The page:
Audio Recording and Production Jobs and Careers
The Institute helps all students obtain Internships in the field.  Being so well known in the Bay Area we often have studios call us to hire our students. We also help students with Resumes and Interview skills.

There are 6 main areas where our students succeed.
1) Recording Engineers
2) Producers
3) Audio for Media Engineers
4) Live Sound Engineers
5) Record Company Owners and Executives
6) Artist Management

Recording Engineers
There are 4 main avenues to develop a career as a Recording Engineer.

a) Recording Studios – Although more difficult to break into, professional recording studios give free studio time for every hour of intern time. Also there is nothing like being around an atmosphere full of major musicians and productions. You can’t help but absorb some high level information and techniques. If you are destined to be one of the top engineers in the world, then this might be your route.

b) Home Recording Studios – Often students know or come across someone who has a nice home studio that could be developed into a fulltime business.

c) Your own Studio – Inexpensive equipment makes it so it is not unreasonable to setup your onw facility. In the past, many students have actually joined together to create successful studios.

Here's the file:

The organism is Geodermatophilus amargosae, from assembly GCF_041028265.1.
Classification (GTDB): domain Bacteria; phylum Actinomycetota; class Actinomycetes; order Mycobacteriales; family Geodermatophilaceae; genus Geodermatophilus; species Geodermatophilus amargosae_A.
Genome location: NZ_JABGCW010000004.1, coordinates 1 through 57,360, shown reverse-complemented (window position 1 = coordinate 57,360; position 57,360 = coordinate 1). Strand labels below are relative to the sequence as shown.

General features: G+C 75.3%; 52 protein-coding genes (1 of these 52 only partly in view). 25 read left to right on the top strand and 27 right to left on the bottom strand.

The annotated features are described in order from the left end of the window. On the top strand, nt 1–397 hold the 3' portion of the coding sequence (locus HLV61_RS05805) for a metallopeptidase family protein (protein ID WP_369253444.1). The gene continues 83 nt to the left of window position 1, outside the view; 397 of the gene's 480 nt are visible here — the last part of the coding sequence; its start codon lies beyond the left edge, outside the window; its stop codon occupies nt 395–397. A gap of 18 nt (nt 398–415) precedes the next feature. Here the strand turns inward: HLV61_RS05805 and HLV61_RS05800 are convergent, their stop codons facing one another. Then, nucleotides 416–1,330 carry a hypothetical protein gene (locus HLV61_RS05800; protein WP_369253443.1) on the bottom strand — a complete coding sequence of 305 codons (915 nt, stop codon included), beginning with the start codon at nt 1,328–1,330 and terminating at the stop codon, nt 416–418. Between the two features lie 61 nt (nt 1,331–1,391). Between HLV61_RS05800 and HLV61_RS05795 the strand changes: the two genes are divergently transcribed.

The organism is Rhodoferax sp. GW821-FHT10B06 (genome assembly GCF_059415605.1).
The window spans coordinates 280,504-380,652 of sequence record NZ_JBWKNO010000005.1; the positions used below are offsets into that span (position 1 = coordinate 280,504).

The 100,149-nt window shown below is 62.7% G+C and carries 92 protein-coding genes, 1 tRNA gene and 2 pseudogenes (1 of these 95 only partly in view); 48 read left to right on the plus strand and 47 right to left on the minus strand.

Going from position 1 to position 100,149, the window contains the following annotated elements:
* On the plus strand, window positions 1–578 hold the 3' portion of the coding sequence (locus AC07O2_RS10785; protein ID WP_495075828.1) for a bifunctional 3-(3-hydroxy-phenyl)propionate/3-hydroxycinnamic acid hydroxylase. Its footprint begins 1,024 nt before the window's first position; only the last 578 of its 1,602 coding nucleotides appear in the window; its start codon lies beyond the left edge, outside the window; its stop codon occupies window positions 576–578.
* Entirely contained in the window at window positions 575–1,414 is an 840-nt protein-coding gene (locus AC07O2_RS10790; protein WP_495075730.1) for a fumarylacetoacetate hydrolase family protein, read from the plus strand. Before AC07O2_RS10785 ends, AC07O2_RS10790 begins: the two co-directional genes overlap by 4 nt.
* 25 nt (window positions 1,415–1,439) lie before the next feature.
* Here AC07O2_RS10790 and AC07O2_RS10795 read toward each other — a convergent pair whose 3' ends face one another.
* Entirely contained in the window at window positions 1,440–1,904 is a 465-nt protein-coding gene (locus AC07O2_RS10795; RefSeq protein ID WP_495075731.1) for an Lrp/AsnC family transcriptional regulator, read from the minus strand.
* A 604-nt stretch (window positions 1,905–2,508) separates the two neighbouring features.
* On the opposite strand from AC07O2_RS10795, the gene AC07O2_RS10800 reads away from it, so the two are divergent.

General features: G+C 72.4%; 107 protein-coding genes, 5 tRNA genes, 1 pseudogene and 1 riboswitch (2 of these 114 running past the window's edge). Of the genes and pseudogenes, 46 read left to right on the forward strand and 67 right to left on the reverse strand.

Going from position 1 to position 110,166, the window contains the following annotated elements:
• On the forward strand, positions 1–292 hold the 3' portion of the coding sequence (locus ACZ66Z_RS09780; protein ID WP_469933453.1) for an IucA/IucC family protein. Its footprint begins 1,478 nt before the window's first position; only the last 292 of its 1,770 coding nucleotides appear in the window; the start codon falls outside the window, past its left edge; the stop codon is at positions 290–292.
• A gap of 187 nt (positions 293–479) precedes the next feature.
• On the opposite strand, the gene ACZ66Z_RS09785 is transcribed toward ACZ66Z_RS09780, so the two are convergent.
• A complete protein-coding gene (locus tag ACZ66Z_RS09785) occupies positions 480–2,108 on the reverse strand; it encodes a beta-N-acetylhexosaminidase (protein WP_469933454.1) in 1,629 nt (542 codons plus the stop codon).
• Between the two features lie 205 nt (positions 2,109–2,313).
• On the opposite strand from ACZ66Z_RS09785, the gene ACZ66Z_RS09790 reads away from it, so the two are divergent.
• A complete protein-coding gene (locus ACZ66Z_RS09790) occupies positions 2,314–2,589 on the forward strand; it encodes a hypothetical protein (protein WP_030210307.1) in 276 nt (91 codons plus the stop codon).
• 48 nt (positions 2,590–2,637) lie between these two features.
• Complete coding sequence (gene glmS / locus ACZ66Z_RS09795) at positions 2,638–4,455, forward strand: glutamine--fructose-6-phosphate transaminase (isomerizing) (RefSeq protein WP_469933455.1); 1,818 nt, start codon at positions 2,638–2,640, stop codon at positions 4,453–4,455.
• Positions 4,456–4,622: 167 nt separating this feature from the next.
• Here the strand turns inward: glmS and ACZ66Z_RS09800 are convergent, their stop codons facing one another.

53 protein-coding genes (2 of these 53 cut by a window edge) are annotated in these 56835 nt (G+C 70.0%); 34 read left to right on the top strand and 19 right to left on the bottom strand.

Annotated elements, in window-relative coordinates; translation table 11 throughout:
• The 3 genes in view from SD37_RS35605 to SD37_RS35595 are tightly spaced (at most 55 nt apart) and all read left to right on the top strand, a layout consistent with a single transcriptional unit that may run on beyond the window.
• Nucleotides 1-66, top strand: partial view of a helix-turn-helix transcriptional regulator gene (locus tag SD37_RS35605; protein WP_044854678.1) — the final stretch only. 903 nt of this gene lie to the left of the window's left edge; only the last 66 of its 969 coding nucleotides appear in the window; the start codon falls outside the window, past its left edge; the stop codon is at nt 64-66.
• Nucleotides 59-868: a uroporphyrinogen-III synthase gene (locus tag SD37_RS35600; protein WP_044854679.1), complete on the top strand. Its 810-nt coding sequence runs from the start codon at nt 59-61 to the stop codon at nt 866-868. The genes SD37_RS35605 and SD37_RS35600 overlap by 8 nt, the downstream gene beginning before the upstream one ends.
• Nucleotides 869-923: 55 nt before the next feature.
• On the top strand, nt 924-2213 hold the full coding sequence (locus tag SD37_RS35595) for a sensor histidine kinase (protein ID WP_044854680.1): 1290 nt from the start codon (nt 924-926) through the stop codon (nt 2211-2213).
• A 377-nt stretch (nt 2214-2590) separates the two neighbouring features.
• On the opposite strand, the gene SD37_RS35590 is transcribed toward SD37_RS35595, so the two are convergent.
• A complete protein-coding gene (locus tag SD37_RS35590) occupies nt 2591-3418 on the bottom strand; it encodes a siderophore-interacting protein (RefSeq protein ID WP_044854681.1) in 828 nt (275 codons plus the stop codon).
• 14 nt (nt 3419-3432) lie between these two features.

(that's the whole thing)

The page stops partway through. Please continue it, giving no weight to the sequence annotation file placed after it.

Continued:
Doing freelance Producing can be most satisfying — both emotionally and financially. And, of course, there is always that big carrot in the sky if you were to get a hit. Producers get royalties whereas Engineers normally don’t.

Audio for Media Engineers
a) Audio for Video and Film – This is the highest paying and consistent job available.
b) Audio for Websites – Can be a nice source of extra income or a serious job if you were to get hooked up with a Corporation.
c) Audio for Games – This is big business and some of the top game makers are right here in the Bay Area.

Live Sound Engineers
You could end up doing Live Sound for a band, a small club or for major concert productions.

The Latest in State-of-the-Art Technology
Our facility houses three recording studios, each with Pro Tools Digital Audio Workstations, Ableton Live, Omnisphere, Stylus RMX, and the highest quality microphones, mic preamps, effects, processing and monitoring systems. Every computer in each studio is filled with a fully array of software effect plugins. Combined with the expertise of our instructors we guarantee our students the highest quality sound possible.

For more details
and Course Descriptions for the
Recording Arts and Technology Certificate Program


For more details and  Course Descriptions for the
Recording Arts and Technology Certificate Program